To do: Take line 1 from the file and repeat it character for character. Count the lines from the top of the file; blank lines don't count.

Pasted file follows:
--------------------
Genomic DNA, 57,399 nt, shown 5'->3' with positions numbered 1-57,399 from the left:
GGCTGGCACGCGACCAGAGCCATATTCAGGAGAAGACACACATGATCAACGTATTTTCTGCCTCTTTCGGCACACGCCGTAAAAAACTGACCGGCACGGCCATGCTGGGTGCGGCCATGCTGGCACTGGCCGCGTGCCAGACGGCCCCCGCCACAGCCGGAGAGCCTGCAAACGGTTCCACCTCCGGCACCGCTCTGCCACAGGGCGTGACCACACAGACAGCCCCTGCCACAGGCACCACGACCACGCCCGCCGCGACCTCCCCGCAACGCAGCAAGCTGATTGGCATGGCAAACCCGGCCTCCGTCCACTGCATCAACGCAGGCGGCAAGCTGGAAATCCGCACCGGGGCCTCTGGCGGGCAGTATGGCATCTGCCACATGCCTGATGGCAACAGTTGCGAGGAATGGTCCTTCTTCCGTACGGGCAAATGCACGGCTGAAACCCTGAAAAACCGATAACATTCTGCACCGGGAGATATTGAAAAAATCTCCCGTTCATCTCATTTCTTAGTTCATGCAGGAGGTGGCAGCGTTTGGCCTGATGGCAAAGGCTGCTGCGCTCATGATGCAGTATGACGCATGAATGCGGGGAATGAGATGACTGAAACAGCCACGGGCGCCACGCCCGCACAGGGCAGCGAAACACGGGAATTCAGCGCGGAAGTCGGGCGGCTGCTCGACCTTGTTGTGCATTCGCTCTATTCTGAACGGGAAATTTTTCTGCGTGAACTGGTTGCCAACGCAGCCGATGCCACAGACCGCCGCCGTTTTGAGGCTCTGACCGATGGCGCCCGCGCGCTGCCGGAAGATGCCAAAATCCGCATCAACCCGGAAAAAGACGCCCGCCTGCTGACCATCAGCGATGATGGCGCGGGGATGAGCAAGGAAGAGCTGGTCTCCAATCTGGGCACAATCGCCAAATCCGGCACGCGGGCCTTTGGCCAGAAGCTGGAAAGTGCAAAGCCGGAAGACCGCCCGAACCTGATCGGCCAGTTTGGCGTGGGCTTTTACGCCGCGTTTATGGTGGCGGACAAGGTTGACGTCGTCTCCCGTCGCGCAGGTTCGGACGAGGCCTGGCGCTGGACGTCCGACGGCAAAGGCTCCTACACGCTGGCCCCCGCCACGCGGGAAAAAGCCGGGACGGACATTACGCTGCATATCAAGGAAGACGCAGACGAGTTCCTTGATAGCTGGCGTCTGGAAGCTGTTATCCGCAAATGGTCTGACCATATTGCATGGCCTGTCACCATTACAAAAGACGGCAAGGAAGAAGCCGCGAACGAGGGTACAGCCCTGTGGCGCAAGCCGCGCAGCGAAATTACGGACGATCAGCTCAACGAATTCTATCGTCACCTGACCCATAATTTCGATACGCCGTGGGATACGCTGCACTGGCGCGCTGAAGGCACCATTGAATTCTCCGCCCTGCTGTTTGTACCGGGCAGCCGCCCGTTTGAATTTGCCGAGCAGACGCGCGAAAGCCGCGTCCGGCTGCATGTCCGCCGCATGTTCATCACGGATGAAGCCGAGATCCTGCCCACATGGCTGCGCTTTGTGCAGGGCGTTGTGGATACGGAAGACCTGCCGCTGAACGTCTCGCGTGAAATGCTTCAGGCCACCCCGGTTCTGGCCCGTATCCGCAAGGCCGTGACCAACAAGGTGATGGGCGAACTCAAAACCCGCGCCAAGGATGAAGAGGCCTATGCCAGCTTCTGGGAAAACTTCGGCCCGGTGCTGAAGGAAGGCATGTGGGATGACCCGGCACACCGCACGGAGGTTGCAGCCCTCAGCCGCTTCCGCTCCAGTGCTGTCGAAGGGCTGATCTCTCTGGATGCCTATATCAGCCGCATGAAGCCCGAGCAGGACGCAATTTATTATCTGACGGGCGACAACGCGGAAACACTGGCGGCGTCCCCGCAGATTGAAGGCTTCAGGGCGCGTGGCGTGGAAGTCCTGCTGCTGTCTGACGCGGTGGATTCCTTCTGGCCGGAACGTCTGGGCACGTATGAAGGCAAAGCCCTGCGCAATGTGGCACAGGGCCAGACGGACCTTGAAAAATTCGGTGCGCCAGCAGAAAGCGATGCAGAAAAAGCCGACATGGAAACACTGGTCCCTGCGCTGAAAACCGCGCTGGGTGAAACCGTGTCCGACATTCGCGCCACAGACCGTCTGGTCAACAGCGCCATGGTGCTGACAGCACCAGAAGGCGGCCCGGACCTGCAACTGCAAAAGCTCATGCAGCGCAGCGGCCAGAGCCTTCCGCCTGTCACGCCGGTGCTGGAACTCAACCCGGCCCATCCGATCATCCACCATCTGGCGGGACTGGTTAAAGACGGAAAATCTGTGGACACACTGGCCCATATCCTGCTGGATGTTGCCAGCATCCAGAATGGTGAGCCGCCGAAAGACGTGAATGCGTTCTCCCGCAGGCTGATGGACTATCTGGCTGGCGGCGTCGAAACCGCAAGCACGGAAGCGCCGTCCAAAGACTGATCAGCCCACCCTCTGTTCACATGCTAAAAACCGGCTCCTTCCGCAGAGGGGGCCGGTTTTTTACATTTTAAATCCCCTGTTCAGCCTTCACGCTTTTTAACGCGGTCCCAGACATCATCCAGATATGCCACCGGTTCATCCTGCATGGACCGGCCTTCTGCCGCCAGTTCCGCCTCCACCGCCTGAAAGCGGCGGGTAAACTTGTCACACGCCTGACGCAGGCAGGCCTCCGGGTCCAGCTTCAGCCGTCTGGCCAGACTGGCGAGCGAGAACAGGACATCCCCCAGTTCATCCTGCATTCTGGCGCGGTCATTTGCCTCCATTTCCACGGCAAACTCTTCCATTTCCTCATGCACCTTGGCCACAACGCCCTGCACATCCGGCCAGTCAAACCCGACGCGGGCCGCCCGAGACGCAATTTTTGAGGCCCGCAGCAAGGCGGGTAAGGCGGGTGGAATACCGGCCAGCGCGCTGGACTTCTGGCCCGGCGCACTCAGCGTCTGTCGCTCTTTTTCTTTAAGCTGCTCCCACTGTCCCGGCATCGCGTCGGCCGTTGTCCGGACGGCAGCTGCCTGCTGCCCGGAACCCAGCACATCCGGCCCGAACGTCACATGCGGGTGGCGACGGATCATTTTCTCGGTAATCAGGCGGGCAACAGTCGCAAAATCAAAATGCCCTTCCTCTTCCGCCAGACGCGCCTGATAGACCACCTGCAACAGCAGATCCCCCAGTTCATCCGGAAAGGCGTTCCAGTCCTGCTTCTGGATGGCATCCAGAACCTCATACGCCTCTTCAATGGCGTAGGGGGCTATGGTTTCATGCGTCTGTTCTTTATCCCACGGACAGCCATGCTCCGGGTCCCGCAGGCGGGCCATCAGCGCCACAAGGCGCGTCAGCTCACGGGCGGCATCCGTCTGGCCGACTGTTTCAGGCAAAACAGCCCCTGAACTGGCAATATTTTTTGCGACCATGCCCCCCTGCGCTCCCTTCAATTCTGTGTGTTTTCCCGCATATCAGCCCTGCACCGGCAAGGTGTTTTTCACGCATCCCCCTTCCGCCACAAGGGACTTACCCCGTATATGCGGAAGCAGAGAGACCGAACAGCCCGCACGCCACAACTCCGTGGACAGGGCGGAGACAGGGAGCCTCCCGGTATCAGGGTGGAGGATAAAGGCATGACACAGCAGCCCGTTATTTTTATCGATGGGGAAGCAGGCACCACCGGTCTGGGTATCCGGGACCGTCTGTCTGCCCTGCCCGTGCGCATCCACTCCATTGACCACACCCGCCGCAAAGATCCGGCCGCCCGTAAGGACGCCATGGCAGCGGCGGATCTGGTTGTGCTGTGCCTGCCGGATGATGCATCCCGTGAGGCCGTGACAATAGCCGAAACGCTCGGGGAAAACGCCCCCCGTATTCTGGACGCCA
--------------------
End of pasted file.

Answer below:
Genomic DNA, 57,399 nt, shown 5'->3' with positions numbered 1-57,399 from the left: